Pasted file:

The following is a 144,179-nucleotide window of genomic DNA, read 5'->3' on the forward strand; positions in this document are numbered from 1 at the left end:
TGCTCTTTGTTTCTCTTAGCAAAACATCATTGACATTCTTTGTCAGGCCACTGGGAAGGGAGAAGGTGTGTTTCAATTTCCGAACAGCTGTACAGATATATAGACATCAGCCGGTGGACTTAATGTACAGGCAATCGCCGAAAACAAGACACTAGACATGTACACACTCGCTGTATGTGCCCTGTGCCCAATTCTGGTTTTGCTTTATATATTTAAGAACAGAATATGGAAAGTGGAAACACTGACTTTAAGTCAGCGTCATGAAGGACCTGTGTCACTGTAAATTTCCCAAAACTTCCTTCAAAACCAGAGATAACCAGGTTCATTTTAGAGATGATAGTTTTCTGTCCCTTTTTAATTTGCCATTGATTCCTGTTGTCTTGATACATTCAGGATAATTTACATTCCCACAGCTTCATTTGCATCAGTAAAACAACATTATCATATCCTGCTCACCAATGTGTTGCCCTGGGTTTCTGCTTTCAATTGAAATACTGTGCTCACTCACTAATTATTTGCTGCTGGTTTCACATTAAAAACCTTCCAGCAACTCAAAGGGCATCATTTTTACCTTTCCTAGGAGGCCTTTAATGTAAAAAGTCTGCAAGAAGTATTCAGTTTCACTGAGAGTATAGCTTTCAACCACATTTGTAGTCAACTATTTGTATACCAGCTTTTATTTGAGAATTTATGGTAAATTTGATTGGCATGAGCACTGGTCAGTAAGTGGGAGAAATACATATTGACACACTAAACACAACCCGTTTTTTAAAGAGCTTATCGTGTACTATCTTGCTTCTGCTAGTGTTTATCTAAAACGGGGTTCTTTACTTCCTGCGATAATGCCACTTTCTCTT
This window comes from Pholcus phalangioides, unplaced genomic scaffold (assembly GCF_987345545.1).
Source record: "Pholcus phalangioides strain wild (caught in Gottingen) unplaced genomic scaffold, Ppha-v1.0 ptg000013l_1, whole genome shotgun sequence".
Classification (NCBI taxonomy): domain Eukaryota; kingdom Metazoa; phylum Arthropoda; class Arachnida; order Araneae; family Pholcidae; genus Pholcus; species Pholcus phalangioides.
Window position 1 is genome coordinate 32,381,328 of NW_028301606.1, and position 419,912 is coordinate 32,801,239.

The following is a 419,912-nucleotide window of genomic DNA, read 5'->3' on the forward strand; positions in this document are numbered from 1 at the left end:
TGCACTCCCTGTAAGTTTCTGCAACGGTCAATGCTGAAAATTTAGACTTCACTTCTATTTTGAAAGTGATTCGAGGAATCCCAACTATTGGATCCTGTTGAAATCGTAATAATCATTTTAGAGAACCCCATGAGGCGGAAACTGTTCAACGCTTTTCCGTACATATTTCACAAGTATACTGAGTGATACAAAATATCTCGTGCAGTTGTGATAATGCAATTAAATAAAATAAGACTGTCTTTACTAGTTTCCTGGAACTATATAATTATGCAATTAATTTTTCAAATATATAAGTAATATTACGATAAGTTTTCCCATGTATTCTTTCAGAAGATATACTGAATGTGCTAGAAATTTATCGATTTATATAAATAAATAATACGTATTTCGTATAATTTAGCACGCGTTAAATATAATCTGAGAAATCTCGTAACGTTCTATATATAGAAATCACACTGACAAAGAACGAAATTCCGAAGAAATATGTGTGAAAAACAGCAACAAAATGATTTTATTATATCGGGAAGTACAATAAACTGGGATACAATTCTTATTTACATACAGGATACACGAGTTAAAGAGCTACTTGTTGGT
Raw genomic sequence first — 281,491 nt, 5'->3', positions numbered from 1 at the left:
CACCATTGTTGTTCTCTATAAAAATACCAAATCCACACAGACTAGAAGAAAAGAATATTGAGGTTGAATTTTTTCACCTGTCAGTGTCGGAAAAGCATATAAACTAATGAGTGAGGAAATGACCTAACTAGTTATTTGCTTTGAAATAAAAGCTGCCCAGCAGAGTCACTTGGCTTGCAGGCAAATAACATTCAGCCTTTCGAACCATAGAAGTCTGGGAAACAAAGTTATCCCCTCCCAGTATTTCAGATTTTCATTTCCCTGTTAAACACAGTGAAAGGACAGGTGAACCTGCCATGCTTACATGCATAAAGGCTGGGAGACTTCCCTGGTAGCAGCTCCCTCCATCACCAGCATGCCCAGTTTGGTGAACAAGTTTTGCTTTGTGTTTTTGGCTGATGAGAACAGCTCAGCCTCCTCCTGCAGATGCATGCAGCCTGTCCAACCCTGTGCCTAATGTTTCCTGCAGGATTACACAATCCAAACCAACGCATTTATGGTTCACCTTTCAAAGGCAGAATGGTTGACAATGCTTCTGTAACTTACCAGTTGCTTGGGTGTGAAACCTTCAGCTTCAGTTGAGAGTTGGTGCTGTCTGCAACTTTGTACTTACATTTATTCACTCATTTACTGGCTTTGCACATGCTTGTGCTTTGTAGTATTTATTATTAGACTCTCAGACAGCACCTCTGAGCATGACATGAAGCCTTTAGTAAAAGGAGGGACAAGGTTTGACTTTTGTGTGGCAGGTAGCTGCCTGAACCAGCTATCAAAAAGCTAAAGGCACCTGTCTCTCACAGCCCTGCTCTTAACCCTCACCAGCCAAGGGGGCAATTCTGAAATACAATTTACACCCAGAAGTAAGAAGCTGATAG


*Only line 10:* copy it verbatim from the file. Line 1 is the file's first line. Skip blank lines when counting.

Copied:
CACCATTGTTGTTCTCTATAAAAATACCAAATCCACACAGACTAGAAGAAAAGAATATTGAGGTTGAATTTTTTCACCTGTCAGTGTCGGAAAAGCATATAAACTAATGAGTGAGGAAATGACCTAACTAGTTATTTGCTTTGAAATAAAAGCTGCCCAGCAGAGTCACTTGGCTTGCAGGCAAATAACATTCAGCCTTTCGAACCATAGAAGTCTGGGAAACAAAGTTATCCCCTCCCAGTATTTCAGATTTTCATTTCCCTGTTAAACACAGTGAAAGGACAGGTGAACCTGCCATGCTTACATGCATAAAGGCTGGGAGACTTCCCTGGTAGCAGCTCCCTCCATCACCAGCATGCCCAGTTTGGTGAACAAGTTTTGCTTTGTGTTTTTGGCTGATGAGAACAGCTCAGCCTCCTCCTGCAGATGCATGCAGCCTGTCCAACCCTGTGCCTAATGTTTCCTGCAGGATTACACAATCCAAACCAACGCATTTATGGTTCACCTTTCAAAGGCAGAATGGTTGACAATGCTTCTGTAACTTACCAGTTGCTTGGGTGTGAAACCTTCAGCTTCAGTTGAGAGTTGGTGCTGTCTGCAACTTTGTACTTACATTTATTCACTCATTTACTGGCTTTGCACATGCTTGTGCTTTGTAGTATTTATTATTAGACTCTCAGACAGCACCTCTGAGCATGACATGAAGCCTTTAGTAAAAGGAGGGACAAGGTTTGACTTTTGTGTGGCAGGTAGCTGCCTGAACCAGCTATCAAAAAGCTAAAGGCACCTGTCTCTCACAGCCCTGCTCTTAACCCTCACCAGCCAAGGGGGCAATTCTGAAATACAATTTACACCCAGAAGTAAGAAGCTGATAG